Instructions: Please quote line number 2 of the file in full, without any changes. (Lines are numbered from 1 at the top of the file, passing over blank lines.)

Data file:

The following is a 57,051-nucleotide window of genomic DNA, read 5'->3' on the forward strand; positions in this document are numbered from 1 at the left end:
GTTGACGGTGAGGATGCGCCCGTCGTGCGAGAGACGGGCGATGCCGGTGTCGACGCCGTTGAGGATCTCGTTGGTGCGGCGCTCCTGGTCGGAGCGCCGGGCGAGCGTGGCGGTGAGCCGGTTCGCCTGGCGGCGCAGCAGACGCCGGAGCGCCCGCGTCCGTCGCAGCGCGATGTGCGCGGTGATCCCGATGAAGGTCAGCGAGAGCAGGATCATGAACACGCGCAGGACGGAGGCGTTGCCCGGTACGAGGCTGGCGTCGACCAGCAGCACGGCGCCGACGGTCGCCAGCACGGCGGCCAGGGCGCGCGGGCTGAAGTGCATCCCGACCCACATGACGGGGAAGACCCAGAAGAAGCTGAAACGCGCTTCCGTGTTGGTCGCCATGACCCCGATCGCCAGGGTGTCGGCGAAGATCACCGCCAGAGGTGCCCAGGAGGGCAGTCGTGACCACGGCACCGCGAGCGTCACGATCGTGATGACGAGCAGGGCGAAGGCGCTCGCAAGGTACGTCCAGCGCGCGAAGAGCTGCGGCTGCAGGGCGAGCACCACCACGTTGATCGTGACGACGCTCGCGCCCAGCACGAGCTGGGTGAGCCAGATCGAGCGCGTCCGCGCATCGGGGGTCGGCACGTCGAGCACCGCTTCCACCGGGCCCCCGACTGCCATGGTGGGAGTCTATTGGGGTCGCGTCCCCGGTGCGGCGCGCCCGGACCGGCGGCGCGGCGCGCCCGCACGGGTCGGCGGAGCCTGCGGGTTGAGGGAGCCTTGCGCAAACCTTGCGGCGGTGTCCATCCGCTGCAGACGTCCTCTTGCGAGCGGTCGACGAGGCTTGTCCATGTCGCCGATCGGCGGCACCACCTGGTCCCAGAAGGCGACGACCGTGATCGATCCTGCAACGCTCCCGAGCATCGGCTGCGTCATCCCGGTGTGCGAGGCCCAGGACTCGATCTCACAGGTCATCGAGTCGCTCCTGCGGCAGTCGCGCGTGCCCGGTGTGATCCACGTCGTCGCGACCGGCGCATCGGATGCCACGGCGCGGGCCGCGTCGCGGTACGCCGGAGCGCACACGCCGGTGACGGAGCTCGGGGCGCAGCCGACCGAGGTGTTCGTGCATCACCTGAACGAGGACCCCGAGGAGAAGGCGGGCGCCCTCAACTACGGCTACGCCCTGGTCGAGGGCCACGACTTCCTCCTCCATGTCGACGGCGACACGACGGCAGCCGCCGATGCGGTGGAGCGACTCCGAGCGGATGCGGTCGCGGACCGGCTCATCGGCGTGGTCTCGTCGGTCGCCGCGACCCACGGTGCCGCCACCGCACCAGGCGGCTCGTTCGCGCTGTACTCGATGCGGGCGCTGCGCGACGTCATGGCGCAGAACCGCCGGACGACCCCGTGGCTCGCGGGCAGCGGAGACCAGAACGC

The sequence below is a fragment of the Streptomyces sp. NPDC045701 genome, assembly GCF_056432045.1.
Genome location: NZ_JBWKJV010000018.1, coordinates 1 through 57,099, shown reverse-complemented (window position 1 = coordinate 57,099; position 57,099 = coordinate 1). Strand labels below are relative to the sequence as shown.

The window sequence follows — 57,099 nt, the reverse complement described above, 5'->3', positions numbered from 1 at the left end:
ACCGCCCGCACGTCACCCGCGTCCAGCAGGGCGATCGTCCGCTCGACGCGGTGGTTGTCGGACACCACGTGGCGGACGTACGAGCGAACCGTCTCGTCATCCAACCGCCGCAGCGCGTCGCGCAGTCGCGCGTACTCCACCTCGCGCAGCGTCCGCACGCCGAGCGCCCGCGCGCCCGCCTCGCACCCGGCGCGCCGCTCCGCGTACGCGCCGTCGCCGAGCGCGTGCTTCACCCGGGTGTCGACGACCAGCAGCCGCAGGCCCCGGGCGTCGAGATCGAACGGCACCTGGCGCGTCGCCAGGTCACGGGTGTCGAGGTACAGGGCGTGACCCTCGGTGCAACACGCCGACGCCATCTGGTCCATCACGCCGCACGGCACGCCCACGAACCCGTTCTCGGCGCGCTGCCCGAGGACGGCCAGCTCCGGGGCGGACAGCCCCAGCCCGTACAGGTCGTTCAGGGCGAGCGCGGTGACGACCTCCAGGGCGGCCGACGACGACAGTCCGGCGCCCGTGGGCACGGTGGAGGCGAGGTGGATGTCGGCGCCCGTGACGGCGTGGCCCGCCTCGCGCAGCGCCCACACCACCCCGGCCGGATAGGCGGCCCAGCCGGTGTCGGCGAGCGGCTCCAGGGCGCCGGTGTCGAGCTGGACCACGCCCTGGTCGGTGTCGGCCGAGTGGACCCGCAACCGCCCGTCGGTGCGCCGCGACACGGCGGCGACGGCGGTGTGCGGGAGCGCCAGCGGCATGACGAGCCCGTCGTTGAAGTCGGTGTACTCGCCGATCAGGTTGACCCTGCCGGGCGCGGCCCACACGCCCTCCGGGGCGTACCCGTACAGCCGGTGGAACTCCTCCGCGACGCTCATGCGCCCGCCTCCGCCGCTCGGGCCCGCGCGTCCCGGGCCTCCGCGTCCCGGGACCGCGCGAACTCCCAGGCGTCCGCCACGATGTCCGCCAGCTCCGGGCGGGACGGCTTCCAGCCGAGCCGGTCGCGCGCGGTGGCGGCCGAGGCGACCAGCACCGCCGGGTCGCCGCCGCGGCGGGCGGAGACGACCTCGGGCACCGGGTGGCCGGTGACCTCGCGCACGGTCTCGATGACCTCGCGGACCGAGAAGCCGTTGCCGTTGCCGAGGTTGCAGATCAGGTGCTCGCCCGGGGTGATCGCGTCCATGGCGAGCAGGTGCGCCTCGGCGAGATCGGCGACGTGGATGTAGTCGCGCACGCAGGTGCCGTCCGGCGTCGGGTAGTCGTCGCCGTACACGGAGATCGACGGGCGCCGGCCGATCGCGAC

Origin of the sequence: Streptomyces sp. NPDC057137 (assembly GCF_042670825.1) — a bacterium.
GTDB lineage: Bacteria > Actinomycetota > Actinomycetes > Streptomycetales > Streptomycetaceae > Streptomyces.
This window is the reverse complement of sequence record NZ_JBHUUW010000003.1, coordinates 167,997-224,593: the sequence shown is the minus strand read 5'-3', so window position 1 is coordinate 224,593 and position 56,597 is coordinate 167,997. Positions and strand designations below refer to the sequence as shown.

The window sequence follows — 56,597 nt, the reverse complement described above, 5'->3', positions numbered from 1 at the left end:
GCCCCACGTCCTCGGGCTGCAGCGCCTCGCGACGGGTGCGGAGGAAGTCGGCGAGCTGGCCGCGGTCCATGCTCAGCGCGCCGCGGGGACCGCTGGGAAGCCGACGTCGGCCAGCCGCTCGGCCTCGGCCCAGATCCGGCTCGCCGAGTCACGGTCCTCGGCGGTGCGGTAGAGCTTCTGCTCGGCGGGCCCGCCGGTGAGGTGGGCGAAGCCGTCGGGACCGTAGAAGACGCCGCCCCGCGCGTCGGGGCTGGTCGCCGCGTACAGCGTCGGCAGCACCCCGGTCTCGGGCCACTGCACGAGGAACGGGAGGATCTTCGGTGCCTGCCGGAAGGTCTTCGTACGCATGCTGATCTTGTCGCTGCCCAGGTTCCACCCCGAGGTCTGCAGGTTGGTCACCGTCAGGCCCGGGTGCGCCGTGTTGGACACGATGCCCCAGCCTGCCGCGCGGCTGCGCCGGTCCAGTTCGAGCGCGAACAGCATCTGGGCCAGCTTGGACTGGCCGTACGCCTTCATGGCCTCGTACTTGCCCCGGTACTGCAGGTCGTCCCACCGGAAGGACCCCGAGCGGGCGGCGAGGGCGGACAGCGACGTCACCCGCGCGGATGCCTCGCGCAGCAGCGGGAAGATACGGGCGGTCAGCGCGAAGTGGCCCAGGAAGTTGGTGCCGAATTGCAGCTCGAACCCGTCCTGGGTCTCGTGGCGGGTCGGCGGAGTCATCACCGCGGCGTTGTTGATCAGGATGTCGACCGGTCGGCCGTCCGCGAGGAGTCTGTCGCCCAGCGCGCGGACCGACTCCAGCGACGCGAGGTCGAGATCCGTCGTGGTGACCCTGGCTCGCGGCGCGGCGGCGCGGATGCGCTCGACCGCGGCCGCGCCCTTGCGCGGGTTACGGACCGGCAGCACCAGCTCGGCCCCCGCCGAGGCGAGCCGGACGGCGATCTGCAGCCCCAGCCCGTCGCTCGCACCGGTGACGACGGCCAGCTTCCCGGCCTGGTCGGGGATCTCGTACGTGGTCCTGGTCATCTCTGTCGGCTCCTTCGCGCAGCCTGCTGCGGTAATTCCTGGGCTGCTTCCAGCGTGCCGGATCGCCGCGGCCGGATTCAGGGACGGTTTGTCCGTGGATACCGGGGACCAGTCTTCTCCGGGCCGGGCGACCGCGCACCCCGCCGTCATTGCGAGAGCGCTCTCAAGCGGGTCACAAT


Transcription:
GTTGACGGTGAGGATGCGCCCGTCGTGCGAGAGACGGGCGATGCCGGTGTCGACGCCGTTGAGGATCTCGTTGGTGCGGCGCTCCTGGTCGGAGCGCCGGGCGAGCGTGGCGGTGAGCCGGTTCGCCTGGCGGCGCAGCAGACGCCGGAGCGCCCGCGTCCGTCGCAGCGCGATGTGCGCGGTGATCCCGATGAAGGTCAGCGAGAGCAGGATCATGAACACGCGCAGGACGGAGGCGTTGCCCGGTACGAGGCTGGCGTCGACCAGCAGCACGGCGCCGACGGTCGCCAGCACGGCGGCCAGGGCGCGCGGGCTGAAGTGCATCCCGACCCACATGACGGGGAAGACCCAGAAGAAGCTGAAACGCGCTTCCGTGTTGGTCGCCATGACCCCGATCGCCAGGGTGTCGGCGAAGATCACCGCCAGAGGTGCCCAGGAGGGCAGTCGTGACCACGGCACCGCGAGCGTCACGATCGTGATGACGAGCAGGGCGAAGGCGCTCGCAAGGTACGTCCAGCGCGCGAAGAGCTGCGGCTGCAGGGCGAGCACCACCACGTTGATCGTGACGACGCTCGCGCCCAGCACGAGCTGGGTGAGCCAGATCGAGCGCGTCCGCGCATCGGGGGTCGGCACGTCGAGCACCGCTTCCACCGGGCCCCCGACTGCCATGGTGGGAGTCTATTGGGGTCGCGTCCCCGGTGCGGCGCGCCCGGACCGGCGGCGCGGCGCGCCCGCACGGGTCGGCGGAGCCTGCGGGTTGAGGGAGCCTTGCGCAAACCTTGCGGCGGTGTCCATCCGCTGCAGACGTCCTCTTGCGAGCGGTCGACGAGGCTTGTCCATGTCGCCGATCGGCGGCACCACCTGGTCCCAGAAGGCGACGACCGTGATCGATCCTGCAACGCTCCCGAGCATCGGCTGCGTCATCCCGGTGTGCGAGGCCCAGGACTCGATCTCACAGGTCATCGAGTCGCTCCTGCGGCAGTCGCGCGTGCCCGGTGTGATCCACGTCGTCGCGACCGGCGCATCGGATGCCACGGCGCGGGCCGCGTCGCGGTACGCCGGAGCGCACACGCCGGTGACGGAGCTCGGGGCGCAGCCGACCGAGGTGTTCGTGCATCACCTGAACGAGGACCCCGAGGAGAAGGCGGGCGCCCTCAACTACGGCTACGCCCTGGTCGAGGGCCACGACTTCCTCCTCCATGTCGACGGCGACACGACGGCAGCCGCCGATGCGGTGGAGCGACTCCGAGCGGATGCGGTCGCGGACCGGCTCATCGGCGTGGTCTCGTCGGTCGCCGCGACCCACGGTGCCGCCACCGCACCAGGCGGCTCGTTCGCGCTGTACTCGATGCGGGCGCTGCGCGACGTCATGGCGCAGAACCGCCGGACGACCCCGTGGCTCGCGGGCAGCGGAGACCAGAACGC